Leon Battista Alberti (1404-1472) was the most versatile humanist of the fifteenth century: author of numerous compositions in both Latin and Italian, and a groundbreaking theorist of painting, sculpture, and architecture. His Latin writings owe much to the model of Petrarch (1304-1374), the famed poet of the Italian Canzoniere, but also a prolific author of Latin epistles, biographies, and poems that sparked the revival of classical culture in the early Italian Renaissance. The essays collected here reflect some thirty years of research into these pioneers of Humanism, and offer important insights into forms of Renaissance 'self-fashioning' such as allegory and autobiography.
Table of Contents
Contents: Introduction; Part 1 Introductory: Alberti, Leon Battista; Leon Battista Alberti at the millennium (review essay); The self expressed: Leon Battista Alberti's autobiography. Part 2 Petrarch: Petrarch and Alberti; Petrarch and Jerome; Petrarch and Suetonius: the imperial ideal in the republic of letters; Poetics and polemics in Petrarch's invectives; The burning question: crisis and cosmology in the Secret (Secretum). Part 3 Albertian Allegory and Symbolism: Alberti's Momus: sources and contexts; Alberti and Apuleius: comic violence and vehemence in the Intercenales and Momus; Alberti, Scala, and Ficino: Aesop in quattrocento Florence; Visualizing virtue: Alberti and the early Renaissance emblem; Alberti and symbolic thinking: prolegomena to the dialogue Anuli; L'Alberti, il Pisanello e gli Este: Devises e medaglie umanistiche nel primo Quattrocento. Part 4 Poggio, Alberti and Vat. Lat. 4037: De curialium incommodis: Alberti and Poggio; Poggio and Alberti: three notes; Girolamo Massaini trascrittore dell'Alberti (with Paolo d'Alessandro). Part 5 Textual Problems in Alberti: Further notes on Leon Battista Alberti's Dinner Pieces; Textual problems in the Intercenales; Index.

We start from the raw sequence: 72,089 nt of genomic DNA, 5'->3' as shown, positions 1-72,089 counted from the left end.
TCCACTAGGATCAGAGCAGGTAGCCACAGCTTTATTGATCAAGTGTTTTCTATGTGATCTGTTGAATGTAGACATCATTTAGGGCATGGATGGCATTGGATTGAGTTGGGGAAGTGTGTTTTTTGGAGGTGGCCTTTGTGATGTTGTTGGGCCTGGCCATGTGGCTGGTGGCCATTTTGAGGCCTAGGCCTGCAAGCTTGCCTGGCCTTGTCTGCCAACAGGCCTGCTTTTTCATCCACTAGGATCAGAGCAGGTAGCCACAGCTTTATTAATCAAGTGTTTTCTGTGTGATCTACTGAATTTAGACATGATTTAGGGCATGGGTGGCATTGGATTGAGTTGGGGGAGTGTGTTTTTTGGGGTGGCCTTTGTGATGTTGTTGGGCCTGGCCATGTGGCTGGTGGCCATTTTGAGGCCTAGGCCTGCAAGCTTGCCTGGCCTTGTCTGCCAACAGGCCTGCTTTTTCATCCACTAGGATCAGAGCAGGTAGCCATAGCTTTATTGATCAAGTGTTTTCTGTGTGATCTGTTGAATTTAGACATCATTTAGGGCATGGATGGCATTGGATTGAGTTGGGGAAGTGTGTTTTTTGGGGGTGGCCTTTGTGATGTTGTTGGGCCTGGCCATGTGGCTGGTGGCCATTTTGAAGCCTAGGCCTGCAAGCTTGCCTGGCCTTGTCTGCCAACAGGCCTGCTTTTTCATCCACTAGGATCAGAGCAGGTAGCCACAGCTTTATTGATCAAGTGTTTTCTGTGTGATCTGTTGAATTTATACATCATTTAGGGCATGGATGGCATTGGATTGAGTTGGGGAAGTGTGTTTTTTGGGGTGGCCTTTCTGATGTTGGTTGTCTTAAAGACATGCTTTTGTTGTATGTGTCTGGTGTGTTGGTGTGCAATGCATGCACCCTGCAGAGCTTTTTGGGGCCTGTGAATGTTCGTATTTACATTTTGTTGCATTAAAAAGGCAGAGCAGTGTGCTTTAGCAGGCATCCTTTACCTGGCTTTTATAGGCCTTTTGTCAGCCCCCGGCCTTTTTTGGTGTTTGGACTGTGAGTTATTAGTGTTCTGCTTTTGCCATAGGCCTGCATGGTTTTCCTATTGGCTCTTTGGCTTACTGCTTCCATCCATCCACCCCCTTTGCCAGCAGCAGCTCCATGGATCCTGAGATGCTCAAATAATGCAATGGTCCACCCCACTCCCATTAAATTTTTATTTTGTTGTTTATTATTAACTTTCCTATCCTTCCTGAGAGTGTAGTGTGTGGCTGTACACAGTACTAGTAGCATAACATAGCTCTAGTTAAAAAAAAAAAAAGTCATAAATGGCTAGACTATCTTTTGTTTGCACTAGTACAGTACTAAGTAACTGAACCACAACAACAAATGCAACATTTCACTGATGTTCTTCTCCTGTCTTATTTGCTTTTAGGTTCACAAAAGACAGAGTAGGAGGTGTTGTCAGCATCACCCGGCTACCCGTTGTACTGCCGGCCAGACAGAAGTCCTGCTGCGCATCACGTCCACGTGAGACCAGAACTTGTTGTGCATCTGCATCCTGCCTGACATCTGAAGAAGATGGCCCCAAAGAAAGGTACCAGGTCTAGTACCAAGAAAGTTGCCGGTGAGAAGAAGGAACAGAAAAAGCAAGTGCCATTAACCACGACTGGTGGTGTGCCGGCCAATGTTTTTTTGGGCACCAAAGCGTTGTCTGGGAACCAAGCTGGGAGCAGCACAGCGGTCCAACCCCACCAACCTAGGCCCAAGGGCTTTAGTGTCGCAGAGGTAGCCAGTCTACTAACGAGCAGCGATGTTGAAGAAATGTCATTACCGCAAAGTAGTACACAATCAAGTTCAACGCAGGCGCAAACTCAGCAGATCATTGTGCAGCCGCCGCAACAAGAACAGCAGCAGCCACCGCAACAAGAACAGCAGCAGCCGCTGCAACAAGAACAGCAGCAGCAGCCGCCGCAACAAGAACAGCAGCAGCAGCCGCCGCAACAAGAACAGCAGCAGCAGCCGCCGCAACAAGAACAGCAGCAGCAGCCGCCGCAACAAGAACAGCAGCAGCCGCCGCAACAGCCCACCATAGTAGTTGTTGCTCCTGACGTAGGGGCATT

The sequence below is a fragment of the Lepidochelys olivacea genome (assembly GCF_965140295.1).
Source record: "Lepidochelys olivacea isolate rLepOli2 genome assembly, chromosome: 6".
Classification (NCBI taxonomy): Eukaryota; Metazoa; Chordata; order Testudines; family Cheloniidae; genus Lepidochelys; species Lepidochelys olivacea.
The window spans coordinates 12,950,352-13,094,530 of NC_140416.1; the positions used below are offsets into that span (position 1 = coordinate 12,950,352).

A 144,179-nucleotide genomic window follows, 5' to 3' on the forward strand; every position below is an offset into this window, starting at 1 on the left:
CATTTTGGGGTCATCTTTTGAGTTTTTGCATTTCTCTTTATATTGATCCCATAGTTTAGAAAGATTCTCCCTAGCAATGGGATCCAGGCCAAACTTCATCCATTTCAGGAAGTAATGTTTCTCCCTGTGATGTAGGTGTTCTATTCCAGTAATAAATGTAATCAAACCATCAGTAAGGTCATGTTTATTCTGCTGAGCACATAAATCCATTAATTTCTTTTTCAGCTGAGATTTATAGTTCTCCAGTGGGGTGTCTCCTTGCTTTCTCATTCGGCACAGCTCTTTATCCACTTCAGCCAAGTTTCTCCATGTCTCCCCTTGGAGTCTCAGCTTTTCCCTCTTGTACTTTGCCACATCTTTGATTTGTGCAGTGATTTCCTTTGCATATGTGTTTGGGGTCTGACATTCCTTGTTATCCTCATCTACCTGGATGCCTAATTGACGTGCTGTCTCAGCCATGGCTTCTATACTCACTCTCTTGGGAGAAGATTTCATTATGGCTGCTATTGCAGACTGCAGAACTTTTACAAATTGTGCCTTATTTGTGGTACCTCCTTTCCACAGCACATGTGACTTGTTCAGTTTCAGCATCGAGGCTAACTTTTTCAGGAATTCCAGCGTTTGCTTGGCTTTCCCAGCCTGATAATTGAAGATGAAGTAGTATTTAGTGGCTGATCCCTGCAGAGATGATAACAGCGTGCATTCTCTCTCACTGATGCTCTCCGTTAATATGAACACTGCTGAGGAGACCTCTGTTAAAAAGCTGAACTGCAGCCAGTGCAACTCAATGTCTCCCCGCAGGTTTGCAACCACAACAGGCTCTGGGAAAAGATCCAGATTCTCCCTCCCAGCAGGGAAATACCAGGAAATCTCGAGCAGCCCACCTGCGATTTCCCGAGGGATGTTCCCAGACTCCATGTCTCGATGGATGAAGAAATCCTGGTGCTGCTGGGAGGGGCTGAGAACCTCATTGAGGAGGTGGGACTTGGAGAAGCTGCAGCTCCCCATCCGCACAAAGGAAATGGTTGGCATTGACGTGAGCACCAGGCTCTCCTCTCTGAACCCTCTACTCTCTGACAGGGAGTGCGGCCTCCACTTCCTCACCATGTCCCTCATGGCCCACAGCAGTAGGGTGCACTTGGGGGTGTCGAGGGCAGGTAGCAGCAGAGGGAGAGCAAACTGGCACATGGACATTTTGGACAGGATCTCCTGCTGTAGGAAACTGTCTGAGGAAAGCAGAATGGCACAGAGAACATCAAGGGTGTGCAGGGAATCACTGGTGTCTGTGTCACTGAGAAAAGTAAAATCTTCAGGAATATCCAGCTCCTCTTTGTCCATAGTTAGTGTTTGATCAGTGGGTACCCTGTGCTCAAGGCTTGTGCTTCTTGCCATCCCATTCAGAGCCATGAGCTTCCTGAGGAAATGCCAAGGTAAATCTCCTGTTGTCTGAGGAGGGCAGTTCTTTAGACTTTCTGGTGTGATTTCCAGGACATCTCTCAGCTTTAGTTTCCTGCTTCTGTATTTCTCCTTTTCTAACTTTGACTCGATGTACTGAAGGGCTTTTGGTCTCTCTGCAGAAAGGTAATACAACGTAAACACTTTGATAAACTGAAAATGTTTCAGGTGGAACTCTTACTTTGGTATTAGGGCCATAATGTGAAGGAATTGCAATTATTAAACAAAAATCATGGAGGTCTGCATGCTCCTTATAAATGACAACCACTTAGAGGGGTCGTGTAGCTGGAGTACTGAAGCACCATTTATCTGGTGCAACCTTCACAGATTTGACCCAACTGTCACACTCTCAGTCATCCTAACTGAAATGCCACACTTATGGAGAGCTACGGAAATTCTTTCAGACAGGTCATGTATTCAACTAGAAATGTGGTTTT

'... the volume is an invaluable resource for all Alberti scholars. Such a widely varied collection of articles provides a useful overview of Alberti, through its introductory material and through the varied types of textual analysis that it includes. Readers of Marsh's books will find both the seeds of his later projects and thoughtful reflections on previously published works, thus enjoying an intriguing glimpse in the evolution of a scholar, as well as informative studies on two significant Renaissance writers.' Sixteenth Century Journal